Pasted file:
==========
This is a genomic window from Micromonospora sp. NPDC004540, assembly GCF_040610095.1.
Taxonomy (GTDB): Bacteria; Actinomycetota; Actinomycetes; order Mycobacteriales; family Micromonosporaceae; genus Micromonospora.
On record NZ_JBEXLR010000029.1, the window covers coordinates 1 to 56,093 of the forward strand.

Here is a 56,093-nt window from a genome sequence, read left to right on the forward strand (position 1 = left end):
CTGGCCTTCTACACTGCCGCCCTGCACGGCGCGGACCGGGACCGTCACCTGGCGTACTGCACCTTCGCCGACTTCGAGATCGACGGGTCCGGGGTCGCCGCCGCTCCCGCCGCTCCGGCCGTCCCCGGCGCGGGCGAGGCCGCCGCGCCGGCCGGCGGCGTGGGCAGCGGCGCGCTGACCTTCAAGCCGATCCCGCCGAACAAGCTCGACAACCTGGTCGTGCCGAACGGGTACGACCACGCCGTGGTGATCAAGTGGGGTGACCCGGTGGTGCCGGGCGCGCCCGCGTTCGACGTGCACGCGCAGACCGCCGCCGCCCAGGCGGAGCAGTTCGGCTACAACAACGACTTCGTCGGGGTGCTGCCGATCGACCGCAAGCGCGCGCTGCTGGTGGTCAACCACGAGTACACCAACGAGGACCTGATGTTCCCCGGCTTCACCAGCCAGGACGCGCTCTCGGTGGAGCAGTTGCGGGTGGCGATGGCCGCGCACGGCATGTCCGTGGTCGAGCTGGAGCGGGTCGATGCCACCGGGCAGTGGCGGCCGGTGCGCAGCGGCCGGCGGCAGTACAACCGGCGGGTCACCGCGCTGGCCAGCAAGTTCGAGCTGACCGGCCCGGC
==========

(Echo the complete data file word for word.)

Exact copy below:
This is a genomic window from Micromonospora sp. NPDC004540, assembly GCF_040610095.1.
Taxonomy (GTDB): Bacteria; Actinomycetota; Actinomycetes; order Mycobacteriales; family Micromonosporaceae; genus Micromonospora.
On record NZ_JBEXLR010000029.1, the window covers coordinates 1 to 56,093 of the forward strand.

Here is a 56,093-nt window from a genome sequence, read left to right on the forward strand (position 1 = left end):
CTGGCCTTCTACACTGCCGCCCTGCACGGCGCGGACCGGGACCGTCACCTGGCGTACTGCACCTTCGCCGACTTCGAGATCGACGGGTCCGGGGTCGCCGCCGCTCCCGCCGCTCCGGCCGTCCCCGGCGCGGGCGAGGCCGCCGCGCCGGCCGGCGGCGTGGGCAGCGGCGCGCTGACCTTCAAGCCGATCCCGCCGAACAAGCTCGACAACCTGGTCGTGCCGAACGGGTACGACCACGCCGTGGTGATCAAGTGGGGTGACCCGGTGGTGCCGGGCGCGCCCGCGTTCGACGTGCACGCGCAGACCGCCGCCGCCCAGGCGGAGCAGTTCGGCTACAACAACGACTTCGTCGGGGTGCTGCCGATCGACCGCAAGCGCGCGCTGCTGGTGGTCAACCACGAGTACACCAACGAGGACCTGATGTTCCCCGGCTTCACCAGCCAGGACGCGCTCTCGGTGGAGCAGTTGCGGGTGGCGATGGCCGCGCACGGCATGTCCGTGGTCGAGCTGGAGCGGGTCGATGCCACCGGGCAGTGGCGGCCGGTGCGCAGCGGCCGGCGGCAGTACAACCGGCGGGTCACCGCGCTGGCCAGCAAGTTCGAGCTGACCGGCCCGGC